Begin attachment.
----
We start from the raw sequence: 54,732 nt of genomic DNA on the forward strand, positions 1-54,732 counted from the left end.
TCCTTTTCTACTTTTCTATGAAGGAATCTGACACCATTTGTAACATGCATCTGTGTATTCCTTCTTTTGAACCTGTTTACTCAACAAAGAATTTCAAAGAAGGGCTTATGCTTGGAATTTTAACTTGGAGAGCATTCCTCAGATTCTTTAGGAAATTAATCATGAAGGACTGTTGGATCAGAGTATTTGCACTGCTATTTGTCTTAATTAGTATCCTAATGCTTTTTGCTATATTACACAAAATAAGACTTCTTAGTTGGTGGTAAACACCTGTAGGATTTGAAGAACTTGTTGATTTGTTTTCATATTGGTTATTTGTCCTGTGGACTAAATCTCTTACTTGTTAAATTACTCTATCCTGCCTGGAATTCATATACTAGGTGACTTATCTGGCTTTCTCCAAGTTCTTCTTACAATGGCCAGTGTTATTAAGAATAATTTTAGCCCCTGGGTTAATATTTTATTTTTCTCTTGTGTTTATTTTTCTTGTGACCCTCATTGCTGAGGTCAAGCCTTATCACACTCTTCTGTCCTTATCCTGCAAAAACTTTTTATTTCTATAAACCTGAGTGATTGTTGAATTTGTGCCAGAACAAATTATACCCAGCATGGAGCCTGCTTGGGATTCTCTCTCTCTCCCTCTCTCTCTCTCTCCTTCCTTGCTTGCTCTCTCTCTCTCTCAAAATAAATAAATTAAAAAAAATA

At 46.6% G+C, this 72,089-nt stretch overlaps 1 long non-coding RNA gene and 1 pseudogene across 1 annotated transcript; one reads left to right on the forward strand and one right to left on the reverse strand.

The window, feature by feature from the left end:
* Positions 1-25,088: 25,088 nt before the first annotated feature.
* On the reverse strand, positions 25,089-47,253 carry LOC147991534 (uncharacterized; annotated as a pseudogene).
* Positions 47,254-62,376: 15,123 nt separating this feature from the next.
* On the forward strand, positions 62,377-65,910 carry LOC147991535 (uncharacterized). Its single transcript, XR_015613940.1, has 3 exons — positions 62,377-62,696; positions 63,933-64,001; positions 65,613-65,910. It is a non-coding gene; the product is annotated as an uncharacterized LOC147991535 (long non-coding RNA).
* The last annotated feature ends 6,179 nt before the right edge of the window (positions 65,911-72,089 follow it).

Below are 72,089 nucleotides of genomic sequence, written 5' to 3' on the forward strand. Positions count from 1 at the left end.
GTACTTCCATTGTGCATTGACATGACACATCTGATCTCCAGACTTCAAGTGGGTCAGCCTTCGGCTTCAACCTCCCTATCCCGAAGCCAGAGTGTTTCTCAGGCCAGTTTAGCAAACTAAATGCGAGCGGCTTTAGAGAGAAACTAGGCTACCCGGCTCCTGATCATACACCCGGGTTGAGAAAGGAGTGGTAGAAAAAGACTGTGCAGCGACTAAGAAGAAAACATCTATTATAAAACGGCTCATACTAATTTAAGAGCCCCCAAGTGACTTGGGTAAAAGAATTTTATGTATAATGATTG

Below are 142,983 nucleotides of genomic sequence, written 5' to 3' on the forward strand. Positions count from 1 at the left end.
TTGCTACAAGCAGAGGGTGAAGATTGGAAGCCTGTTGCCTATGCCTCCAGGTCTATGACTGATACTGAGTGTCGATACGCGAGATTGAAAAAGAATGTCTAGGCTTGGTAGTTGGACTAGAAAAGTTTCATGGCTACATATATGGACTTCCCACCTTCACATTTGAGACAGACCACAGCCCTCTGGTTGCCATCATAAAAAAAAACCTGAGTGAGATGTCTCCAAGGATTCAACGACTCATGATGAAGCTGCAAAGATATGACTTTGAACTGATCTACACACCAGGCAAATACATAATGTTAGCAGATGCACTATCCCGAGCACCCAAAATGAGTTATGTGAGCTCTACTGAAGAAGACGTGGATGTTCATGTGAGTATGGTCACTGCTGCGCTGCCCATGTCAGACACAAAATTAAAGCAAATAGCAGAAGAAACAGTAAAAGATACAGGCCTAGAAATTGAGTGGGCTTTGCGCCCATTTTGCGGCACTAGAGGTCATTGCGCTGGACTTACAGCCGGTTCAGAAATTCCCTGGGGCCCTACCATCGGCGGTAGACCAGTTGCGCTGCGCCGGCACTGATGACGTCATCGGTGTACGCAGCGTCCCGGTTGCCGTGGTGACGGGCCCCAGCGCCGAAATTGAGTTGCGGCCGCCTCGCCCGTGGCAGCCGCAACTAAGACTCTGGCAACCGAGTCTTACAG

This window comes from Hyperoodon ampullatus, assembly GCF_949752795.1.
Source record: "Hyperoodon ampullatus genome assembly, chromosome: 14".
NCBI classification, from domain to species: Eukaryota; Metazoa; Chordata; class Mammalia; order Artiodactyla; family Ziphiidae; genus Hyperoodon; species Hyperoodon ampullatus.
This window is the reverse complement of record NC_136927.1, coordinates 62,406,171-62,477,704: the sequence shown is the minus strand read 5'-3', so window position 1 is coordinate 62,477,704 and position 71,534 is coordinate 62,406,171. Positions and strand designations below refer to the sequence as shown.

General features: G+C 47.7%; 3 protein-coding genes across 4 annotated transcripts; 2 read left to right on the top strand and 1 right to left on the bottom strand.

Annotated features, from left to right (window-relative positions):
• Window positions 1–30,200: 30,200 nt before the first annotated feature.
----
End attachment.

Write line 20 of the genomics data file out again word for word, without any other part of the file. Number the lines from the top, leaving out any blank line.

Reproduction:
• Window positions 1–30,200: 30,200 nt before the first annotated feature.